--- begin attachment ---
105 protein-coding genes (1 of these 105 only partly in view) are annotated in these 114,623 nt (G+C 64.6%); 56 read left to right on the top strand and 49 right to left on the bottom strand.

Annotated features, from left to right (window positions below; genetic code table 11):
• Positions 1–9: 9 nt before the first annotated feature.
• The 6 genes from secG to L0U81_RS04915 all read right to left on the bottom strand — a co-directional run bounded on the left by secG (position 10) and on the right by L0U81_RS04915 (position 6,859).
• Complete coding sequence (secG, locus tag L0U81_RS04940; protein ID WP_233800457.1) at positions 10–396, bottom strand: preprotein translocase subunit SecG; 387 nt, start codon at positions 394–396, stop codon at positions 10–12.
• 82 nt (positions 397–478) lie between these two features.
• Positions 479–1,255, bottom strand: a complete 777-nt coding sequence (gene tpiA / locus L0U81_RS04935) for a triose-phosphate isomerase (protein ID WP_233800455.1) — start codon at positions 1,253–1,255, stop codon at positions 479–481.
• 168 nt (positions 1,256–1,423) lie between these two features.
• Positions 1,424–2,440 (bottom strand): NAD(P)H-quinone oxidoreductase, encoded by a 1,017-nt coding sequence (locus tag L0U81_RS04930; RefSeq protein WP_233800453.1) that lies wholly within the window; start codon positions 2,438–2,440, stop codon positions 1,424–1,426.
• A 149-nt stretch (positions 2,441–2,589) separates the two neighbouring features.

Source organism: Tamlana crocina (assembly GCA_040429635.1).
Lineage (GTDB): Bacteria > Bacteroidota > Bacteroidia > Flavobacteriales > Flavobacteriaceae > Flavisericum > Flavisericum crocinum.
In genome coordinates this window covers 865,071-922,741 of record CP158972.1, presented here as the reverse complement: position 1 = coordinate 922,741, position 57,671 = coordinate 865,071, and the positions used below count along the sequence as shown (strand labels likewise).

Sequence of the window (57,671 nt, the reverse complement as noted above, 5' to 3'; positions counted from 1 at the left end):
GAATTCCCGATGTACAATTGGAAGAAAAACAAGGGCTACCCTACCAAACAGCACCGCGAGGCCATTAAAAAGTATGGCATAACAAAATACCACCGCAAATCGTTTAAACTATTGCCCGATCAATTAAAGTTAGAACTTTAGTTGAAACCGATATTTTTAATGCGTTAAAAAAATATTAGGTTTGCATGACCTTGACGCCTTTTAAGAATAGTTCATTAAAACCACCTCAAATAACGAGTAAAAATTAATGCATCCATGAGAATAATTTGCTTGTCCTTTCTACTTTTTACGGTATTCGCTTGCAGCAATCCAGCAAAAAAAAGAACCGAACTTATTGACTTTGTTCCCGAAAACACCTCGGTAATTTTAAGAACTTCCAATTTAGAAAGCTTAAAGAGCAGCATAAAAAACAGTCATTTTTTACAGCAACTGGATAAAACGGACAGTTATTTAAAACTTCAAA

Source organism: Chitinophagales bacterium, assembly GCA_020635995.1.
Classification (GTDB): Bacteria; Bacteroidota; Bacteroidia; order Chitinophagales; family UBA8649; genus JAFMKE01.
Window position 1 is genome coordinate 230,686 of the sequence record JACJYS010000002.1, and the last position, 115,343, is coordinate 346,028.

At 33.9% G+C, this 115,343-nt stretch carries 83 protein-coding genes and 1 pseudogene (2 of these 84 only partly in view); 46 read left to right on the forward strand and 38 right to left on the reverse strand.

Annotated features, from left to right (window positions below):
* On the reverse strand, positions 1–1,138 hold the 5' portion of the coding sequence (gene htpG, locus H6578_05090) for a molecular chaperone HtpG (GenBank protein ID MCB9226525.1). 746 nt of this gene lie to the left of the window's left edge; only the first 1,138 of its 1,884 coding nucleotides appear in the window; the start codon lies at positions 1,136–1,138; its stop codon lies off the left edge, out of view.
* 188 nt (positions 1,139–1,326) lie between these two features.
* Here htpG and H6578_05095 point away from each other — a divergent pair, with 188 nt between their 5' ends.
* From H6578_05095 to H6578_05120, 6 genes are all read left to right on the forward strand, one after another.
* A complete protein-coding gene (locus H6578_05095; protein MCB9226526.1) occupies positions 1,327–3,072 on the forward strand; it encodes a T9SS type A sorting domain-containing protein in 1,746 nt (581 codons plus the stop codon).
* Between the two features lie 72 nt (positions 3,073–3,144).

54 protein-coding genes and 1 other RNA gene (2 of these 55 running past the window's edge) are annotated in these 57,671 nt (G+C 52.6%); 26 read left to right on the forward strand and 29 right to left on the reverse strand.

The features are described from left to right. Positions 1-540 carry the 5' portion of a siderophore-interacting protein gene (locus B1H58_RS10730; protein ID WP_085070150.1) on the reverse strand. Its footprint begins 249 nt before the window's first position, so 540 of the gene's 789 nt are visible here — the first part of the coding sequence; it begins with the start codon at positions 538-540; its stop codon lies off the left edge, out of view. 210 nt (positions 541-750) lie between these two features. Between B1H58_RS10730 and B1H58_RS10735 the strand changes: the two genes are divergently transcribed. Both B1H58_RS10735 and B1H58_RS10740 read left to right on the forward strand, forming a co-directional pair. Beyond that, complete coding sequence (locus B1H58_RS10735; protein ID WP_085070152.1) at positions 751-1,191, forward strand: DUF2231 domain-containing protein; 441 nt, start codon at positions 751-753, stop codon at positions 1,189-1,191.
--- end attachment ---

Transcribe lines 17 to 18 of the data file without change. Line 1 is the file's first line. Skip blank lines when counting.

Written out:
Classification (GTDB): Bacteria; Bacteroidota; Bacteroidia; order Chitinophagales; family UBA8649; genus JAFMKE01.
Window position 1 is genome coordinate 230,686 of the sequence record JACJYS010000002.1, and the last position, 115,343, is coordinate 346,028.